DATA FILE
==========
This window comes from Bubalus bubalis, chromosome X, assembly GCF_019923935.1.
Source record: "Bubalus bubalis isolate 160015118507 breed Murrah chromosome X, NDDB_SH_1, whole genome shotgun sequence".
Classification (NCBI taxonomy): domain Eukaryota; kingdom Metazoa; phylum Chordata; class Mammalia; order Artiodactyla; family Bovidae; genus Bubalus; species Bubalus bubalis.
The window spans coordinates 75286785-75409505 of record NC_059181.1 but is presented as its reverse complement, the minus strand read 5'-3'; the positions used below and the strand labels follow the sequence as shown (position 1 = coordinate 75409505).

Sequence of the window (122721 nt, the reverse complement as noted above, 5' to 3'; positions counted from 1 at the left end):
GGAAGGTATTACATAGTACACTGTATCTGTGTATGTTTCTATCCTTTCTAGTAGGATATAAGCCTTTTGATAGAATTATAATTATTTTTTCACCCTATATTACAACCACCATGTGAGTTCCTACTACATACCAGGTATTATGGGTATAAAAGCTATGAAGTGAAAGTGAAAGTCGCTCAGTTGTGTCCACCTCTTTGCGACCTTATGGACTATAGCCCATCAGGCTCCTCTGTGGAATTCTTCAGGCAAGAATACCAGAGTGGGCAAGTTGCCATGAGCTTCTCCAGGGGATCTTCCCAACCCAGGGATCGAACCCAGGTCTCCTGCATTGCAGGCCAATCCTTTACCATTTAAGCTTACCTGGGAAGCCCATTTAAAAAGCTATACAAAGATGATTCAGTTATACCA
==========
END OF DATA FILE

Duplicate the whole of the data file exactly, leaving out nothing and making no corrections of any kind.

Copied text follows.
This window comes from Bubalus bubalis, chromosome X, assembly GCF_019923935.1.
Source record: "Bubalus bubalis isolate 160015118507 breed Murrah chromosome X, NDDB_SH_1, whole genome shotgun sequence".
Classification (NCBI taxonomy): domain Eukaryota; kingdom Metazoa; phylum Chordata; class Mammalia; order Artiodactyla; family Bovidae; genus Bubalus; species Bubalus bubalis.
The window spans coordinates 75286785-75409505 of record NC_059181.1 but is presented as its reverse complement, the minus strand read 5'-3'; the positions used below and the strand labels follow the sequence as shown (position 1 = coordinate 75409505).

Sequence of the window (122721 nt, the reverse complement as noted above, 5' to 3'; positions counted from 1 at the left end):
GGAAGGTATTACATAGTACACTGTATCTGTGTATGTTTCTATCCTTTCTAGTAGGATATAAGCCTTTTGATAGAATTATAATTATTTTTTCACCCTATATTACAACCACCATGTGAGTTCCTACTACATACCAGGTATTATGGGTATAAAAGCTATGAAGTGAAAGTGAAAGTCGCTCAGTTGTGTCCACCTCTTTGCGACCTTATGGACTATAGCCCATCAGGCTCCTCTGTGGAATTCTTCAGGCAAGAATACCAGAGTGGGCAAGTTGCCATGAGCTTCTCCAGGGGATCTTCCCAACCCAGGGATCGAACCCAGGTCTCCTGCATTGCAGGCCAATCCTTTACCATTTAAGCTTACCTGGGAAGCCCATTTAAAAAGCTATACAAAGATGATTCAGTTATACCA